Top three Middle Eastern art show treats in Dubai winter 2008
Posted by artradar on November 3, 2008
MIDDLE EASTERN ART
A quick glance at three interesting shows in Dubai this autumn throws up a plethora of talent.
Huda Lutfi at The Third Line 13 November – 4 December 2008
One of Egypt’s most notable contemporary artists, Huda Lutfi presents her exhibition Zan’it Al-Sittat, an exploration into the city of Cairo, and more specifically, the visibility of women in Egyptian culture and society.
Both historian and artist, Lutfi is a bricoleur. She collects disparate images and manipulates them to re-invent her personal vision of Cairo, its histories and events. In doing so, Lutfi simultaneously comments on the political relevance of her home country, lifting old feminine icons from history and giving them new life by re-contextualising historic time lines, creating hybridised, timeless female figures.
Khosrow Hassanzadeh at B21 11 November to 12 December 2008
Born to an Azerbaijani family in 1963 in Tehran , Khosrow Hassanzadeh spent most of his childhood in museums and cinemas – a refuge from the busy streets of Tehran , where he sold bananas to tourists near the National Museum of Iran. As a teenager he volunteered to fight on the Iran-Iraq front, not expecting that he would stay as a recruit for several years. When he came back from war, having escaped death, he chose a discipline that he always dreamt about: painting and poetry. Since then, Hassanzadeh has exhibited worldwide in leading art galleries and his works adorn the walls of several public collections such as the British Museum , London , The World Bank in Washington DC and the Tehran Museum of Contemporary Art.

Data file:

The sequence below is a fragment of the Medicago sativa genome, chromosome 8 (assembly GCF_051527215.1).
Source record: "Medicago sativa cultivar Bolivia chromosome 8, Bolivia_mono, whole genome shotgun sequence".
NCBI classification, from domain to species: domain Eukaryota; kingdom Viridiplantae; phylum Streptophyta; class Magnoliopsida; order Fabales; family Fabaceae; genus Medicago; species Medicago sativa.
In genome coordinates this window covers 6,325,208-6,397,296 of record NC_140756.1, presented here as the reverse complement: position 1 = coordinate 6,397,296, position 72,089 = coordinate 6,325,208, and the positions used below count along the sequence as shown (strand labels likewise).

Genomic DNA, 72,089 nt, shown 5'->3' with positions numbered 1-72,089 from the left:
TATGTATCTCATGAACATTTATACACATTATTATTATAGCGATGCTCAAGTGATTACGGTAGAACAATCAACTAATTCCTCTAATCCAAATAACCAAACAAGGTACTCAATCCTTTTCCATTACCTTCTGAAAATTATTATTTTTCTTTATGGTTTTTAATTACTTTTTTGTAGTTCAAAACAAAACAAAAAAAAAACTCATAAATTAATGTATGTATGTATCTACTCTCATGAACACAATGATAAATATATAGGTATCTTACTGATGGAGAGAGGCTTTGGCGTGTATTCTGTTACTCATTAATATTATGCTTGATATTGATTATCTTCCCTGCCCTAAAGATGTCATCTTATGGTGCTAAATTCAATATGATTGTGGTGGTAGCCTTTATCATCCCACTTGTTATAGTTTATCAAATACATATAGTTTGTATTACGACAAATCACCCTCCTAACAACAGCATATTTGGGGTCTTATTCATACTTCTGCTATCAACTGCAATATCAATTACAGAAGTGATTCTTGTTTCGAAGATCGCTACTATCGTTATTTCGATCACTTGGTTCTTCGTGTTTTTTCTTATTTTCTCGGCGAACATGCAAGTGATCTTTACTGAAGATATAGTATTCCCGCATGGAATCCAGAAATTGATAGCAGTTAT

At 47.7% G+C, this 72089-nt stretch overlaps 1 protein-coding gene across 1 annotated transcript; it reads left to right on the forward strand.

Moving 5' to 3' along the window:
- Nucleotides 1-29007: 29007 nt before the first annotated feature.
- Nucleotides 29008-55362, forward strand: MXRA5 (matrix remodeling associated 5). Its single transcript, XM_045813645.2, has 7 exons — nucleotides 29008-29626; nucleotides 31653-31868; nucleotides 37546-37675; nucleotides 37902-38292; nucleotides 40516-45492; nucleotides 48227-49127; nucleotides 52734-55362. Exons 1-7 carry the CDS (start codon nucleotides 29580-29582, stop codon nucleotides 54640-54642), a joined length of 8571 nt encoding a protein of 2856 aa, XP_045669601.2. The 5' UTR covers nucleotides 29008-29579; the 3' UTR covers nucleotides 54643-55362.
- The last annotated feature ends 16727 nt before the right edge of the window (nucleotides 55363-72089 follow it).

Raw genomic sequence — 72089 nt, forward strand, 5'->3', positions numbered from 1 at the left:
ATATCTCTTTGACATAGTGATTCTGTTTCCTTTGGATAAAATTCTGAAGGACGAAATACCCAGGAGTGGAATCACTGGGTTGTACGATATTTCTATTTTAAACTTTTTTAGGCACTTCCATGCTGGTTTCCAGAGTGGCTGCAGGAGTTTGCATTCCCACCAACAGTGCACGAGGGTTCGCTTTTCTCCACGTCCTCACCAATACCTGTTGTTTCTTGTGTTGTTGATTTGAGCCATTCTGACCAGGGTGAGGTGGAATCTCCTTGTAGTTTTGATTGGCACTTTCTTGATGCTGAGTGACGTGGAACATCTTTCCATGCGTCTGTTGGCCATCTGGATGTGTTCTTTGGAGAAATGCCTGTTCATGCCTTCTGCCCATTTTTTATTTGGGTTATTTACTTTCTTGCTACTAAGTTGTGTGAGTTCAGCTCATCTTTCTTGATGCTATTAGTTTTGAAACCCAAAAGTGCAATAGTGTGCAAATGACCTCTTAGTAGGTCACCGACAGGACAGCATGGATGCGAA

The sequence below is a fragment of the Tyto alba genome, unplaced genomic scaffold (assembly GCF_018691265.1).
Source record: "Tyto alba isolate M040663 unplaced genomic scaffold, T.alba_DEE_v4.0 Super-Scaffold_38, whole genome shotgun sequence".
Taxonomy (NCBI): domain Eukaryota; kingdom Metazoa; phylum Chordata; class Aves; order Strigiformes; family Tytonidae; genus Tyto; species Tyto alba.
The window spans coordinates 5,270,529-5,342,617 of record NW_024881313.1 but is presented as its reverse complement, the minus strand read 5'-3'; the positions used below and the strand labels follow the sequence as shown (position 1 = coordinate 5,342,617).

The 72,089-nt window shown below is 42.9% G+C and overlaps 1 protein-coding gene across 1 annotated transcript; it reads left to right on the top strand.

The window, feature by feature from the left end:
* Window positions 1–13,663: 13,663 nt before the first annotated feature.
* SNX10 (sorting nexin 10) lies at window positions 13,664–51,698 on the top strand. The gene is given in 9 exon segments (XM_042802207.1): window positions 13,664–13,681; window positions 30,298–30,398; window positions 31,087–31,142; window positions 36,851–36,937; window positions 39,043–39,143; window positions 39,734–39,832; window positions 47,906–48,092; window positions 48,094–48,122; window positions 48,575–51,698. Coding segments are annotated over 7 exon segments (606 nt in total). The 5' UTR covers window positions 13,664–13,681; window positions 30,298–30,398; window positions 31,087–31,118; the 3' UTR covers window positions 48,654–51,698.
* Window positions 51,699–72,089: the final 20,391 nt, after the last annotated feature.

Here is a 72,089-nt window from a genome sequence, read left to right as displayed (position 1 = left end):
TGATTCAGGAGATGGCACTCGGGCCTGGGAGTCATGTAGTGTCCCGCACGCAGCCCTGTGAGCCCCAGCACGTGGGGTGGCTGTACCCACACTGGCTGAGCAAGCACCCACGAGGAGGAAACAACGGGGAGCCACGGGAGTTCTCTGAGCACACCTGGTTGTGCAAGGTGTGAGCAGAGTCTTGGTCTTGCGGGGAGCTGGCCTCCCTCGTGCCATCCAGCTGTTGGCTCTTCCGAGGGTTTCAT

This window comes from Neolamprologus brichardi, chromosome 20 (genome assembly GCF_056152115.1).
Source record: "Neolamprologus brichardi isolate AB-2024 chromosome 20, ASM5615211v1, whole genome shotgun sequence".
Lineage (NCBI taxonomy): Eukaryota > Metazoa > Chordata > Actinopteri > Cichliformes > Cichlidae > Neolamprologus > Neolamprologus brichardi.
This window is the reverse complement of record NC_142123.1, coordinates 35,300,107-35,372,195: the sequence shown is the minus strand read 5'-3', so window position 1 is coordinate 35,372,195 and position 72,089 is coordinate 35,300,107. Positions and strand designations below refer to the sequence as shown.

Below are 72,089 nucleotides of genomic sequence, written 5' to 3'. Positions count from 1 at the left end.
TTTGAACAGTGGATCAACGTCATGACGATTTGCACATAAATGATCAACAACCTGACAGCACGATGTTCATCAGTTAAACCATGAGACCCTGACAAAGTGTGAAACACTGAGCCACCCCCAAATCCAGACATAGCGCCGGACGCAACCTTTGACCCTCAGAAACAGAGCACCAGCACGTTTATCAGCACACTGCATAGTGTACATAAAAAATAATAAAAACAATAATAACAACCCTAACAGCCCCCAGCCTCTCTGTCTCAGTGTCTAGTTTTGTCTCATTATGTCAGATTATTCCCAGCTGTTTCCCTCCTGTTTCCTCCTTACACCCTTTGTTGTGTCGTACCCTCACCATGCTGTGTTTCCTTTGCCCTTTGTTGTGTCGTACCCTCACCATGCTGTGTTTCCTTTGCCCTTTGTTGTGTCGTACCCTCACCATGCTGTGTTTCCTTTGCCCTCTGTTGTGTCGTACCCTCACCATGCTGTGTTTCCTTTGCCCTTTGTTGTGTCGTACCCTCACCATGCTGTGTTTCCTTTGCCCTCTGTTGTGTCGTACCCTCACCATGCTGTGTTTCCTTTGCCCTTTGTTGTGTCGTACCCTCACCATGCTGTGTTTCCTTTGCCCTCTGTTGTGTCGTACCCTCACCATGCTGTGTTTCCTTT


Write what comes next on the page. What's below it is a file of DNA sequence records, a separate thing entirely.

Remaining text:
Faisal Samra at XVA Gallery 27 October – 13 November 2008
‘I started out experimenting on another shape, another support on which to paint.’ Saudi artist Faisal Samra has pulled out pieces that he produced back in 2001 for this latest show. Moving away from a traditional canvas stretched two-dimensionally flat, Samra wraps his canvas around a wire mesh. The canvas itself wrinkles into a leathery skin-like form and, when hung, it takes on the slightly unnerving shape of a human torso.
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